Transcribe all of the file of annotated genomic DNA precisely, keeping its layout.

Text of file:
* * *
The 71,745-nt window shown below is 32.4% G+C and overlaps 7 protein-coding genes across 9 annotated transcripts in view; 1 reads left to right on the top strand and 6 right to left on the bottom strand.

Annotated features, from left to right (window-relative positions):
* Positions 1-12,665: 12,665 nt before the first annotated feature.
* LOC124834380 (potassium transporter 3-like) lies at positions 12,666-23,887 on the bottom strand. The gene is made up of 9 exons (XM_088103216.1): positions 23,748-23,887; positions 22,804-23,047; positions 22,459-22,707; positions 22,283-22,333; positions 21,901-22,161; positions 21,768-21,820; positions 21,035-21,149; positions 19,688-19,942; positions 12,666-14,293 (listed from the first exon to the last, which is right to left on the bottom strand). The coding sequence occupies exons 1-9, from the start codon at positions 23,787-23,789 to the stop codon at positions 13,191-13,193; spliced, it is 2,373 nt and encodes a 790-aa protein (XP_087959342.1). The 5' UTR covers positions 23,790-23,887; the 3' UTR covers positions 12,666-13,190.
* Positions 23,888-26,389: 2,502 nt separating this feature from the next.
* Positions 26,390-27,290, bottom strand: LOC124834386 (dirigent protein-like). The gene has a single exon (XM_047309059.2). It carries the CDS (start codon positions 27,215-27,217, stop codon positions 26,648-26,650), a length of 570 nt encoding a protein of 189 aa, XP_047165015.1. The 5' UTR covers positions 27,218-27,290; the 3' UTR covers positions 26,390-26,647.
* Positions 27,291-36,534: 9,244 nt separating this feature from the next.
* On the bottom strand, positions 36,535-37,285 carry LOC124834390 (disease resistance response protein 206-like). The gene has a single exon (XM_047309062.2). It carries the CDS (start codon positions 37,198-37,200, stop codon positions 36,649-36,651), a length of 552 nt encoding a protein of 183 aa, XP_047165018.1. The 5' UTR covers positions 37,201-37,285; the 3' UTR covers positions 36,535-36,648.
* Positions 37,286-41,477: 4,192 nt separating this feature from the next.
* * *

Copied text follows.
The 71,745-nt window shown below is 32.4% G+C and overlaps 7 protein-coding genes across 9 annotated transcripts in view; 1 reads left to right on the top strand and 6 right to left on the bottom strand.

Annotated features, from left to right (window-relative positions):
* Positions 1-12,665: 12,665 nt before the first annotated feature.
* LOC124834380 (potassium transporter 3-like) lies at positions 12,666-23,887 on the bottom strand. The gene is made up of 9 exons (XM_088103216.1): positions 23,748-23,887; positions 22,804-23,047; positions 22,459-22,707; positions 22,283-22,333; positions 21,901-22,161; positions 21,768-21,820; positions 21,035-21,149; positions 19,688-19,942; positions 12,666-14,293 (listed from the first exon to the last, which is right to left on the bottom strand). The coding sequence occupies exons 1-9, from the start codon at positions 23,787-23,789 to the stop codon at positions 13,191-13,193; spliced, it is 2,373 nt and encodes a 790-aa protein (XP_087959342.1). The 5' UTR covers positions 23,790-23,887; the 3' UTR covers positions 12,666-13,190.
* Positions 23,888-26,389: 2,502 nt separating this feature from the next.
* Positions 26,390-27,290, bottom strand: LOC124834386 (dirigent protein-like). The gene has a single exon (XM_047309059.2). It carries the CDS (start codon positions 27,215-27,217, stop codon positions 26,648-26,650), a length of 570 nt encoding a protein of 189 aa, XP_047165015.1. The 5' UTR covers positions 27,218-27,290; the 3' UTR covers positions 26,390-26,647.
* Positions 27,291-36,534: 9,244 nt separating this feature from the next.
* On the bottom strand, positions 36,535-37,285 carry LOC124834390 (disease resistance response protein 206-like). The gene has a single exon (XM_047309062.2). It carries the CDS (start codon positions 37,198-37,200, stop codon positions 36,649-36,651), a length of 552 nt encoding a protein of 183 aa, XP_047165018.1. The 5' UTR covers positions 37,201-37,285; the 3' UTR covers positions 36,535-36,648.
* Positions 37,286-41,477: 4,192 nt separating this feature from the next.